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Guerrilla Documentary: Group Interviews

written by: Shane Burley•edited by: Rhonda Callow•updated: 7/4/2011

Group interviews tell more about the characters then they do about general topic or issues. To do one effectively you need to know when it is right and what methods to use to get the correct type of footage.

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    Your Foundation

    The interview tends to be the probing skeleton of any non-fiction film project. With this you ask a person questions that not only shed light on a topic or a situation, but themselves as active participants. With this they are then exposed and seen in human terms, not necessarily with a set motive. This is usually a one on one process as a way of drilling them personally and getting focused responses. Sometimes you may want to see them interact with others in a cohabitational or group dynamic, while remaining as the direct subject of the interview. For this you may choose to go with a group interview.

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    A Different Style

    The group interview is filled with limitations, and it is exactly these limitations that you must be aiming towards if you are going to use it. First it is inevitable that the people are both going to talk to each other as well as interrupt and answer for others. In this way they are not speaking in expository sound bites but instead acting natural in front of the camera. This then makes them as characters rather then what they are saying the focus of the setting. If you are going for expert opinion, such as an author or academic talking about a social issue, then this is inappropriate. If you are interviewing the family of a deceased child then you are going to learn a lot more about their character and family dynamic this way.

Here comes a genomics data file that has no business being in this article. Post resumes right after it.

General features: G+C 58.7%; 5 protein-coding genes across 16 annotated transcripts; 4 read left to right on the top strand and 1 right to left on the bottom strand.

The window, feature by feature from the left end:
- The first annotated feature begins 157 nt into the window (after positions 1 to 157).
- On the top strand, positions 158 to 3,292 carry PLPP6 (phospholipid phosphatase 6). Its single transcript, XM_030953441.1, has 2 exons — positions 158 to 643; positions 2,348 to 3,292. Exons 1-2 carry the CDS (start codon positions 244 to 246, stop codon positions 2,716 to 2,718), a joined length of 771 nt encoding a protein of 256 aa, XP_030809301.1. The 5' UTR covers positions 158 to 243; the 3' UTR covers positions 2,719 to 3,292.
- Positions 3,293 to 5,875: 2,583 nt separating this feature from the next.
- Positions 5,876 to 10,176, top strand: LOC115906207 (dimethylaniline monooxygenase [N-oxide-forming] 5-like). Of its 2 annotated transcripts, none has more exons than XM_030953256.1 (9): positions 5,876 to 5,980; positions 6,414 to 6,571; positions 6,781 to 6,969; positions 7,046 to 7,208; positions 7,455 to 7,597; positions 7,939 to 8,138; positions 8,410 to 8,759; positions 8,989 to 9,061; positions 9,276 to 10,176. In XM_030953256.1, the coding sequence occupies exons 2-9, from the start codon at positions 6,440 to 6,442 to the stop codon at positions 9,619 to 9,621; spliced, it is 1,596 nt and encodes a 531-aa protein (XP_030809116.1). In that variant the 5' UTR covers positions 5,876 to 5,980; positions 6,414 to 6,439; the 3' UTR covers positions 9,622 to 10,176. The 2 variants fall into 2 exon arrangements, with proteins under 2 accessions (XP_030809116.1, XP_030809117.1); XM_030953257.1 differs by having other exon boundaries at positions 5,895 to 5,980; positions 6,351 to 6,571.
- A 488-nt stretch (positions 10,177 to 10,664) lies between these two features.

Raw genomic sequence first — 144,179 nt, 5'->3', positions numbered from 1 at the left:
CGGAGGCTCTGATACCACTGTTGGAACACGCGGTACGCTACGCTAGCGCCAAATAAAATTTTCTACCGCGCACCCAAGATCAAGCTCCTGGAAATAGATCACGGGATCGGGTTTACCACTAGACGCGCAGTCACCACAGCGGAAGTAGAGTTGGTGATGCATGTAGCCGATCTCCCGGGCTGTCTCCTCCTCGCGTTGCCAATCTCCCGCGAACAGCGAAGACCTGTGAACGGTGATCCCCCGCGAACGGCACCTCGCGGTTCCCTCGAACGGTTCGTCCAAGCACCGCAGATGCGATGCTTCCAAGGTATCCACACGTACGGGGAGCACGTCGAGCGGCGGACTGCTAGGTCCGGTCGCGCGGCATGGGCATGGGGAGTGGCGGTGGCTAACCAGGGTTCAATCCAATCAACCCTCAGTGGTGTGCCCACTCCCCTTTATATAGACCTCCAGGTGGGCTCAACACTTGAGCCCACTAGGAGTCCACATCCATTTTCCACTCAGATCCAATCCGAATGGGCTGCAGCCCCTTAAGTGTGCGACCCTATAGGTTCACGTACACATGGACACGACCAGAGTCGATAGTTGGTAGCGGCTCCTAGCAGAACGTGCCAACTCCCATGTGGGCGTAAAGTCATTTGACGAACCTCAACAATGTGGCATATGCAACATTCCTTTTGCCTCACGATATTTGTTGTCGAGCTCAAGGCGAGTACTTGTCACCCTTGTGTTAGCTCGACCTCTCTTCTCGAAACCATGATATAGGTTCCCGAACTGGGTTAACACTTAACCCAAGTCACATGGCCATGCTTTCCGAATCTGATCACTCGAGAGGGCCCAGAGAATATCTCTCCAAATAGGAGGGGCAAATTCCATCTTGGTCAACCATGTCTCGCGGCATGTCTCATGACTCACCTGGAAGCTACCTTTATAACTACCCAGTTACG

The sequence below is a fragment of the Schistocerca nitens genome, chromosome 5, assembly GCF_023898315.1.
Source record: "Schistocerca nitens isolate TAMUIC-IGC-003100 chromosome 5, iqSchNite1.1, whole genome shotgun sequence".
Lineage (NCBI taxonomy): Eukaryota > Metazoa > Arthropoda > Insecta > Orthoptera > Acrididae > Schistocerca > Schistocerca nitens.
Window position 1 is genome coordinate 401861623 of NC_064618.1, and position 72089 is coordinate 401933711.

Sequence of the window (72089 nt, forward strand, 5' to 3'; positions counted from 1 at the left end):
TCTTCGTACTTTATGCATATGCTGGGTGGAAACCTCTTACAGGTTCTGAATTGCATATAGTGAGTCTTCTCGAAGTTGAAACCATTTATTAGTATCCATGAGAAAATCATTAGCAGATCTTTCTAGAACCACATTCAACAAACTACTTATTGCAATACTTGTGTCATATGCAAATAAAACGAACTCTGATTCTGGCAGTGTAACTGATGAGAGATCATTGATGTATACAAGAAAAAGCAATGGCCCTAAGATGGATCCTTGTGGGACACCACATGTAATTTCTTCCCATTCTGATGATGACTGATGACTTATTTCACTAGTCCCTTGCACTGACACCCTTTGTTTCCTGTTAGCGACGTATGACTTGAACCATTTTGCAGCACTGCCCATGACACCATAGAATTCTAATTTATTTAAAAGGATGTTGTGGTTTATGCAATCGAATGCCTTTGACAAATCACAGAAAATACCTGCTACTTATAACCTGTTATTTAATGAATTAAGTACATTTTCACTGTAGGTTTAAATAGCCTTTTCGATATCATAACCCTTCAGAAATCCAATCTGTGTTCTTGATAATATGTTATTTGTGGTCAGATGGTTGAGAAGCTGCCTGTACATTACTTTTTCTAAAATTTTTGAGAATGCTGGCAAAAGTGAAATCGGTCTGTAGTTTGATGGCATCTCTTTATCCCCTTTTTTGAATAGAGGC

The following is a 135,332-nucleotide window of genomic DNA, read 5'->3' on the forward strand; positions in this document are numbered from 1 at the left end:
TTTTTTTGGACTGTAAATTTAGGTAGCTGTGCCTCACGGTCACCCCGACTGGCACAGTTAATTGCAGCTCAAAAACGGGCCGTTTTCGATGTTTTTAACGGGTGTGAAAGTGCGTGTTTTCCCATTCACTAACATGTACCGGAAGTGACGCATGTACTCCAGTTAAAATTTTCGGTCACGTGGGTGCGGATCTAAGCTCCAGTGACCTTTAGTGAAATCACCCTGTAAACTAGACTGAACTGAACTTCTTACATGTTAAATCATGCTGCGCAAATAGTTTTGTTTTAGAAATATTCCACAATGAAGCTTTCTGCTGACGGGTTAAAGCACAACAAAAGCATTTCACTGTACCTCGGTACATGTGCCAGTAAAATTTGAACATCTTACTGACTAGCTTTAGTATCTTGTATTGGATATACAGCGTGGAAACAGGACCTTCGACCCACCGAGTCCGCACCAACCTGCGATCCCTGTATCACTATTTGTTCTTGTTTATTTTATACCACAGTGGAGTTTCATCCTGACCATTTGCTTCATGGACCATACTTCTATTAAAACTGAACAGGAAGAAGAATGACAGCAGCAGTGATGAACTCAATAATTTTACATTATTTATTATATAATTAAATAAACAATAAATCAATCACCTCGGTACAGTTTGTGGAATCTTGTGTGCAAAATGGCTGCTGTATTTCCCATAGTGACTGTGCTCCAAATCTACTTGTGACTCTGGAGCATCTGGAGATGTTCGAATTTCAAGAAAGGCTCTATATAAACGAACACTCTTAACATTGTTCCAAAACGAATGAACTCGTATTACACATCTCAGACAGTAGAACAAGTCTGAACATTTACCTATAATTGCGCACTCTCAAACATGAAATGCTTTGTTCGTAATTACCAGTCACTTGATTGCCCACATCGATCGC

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    Question Their Authority

    The group interview is a way of seeing people outside the realm of authority and instead sees them in a more casual light. In investigative news reports when people are put into a group setting, they are often given less respect and seen more as the object of spectacle instead of a valid voice in a debate. This can be a useful tool, though at times dishonest, to transvalue the validity of certain ideas and persons. Make sure that you are aware that anything they say will have less weight in the audience's mind if you are able to see them as a member of a larger group in a single image. Often times the reason for this is that on some level the viewer assumes that if a single person is given their own space it is because they are significant. If they are part of a group then the group is as significant as the single person, and therefore each individual within that group is not.

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    Technical Specifics

    There are technical problems with this as well, and depending on your visual style you can address them in a number of ways. One of the better ways to do this if you have several cameras is to position three or four different cameras each to look at a different part of the group. One can be positioned on the unofficial or official “leader" of the group, which all group dynamics have. Then the others can be focused on a wide shot of the group or specific faces and bodily movements among the rest of the crowd. No matter how many cameras you have it is important to stay vigilant and change the depth of field and focus ratio often so that you are really responding to them. This is important because they are going to be playing off of each other and the climactic action could happen throughout the entire crowd. Keep an eye on people that are more emotionally volatile in the group and may either inspire a response from someone else or be themselves emotionally sensitive. Show as much as you can in the final cut, especially from the reactions by group members to behavior of other members within the group. This should be the main reason that you are interviewing people as a group, so it is important to keep an eye out for responsive actions.

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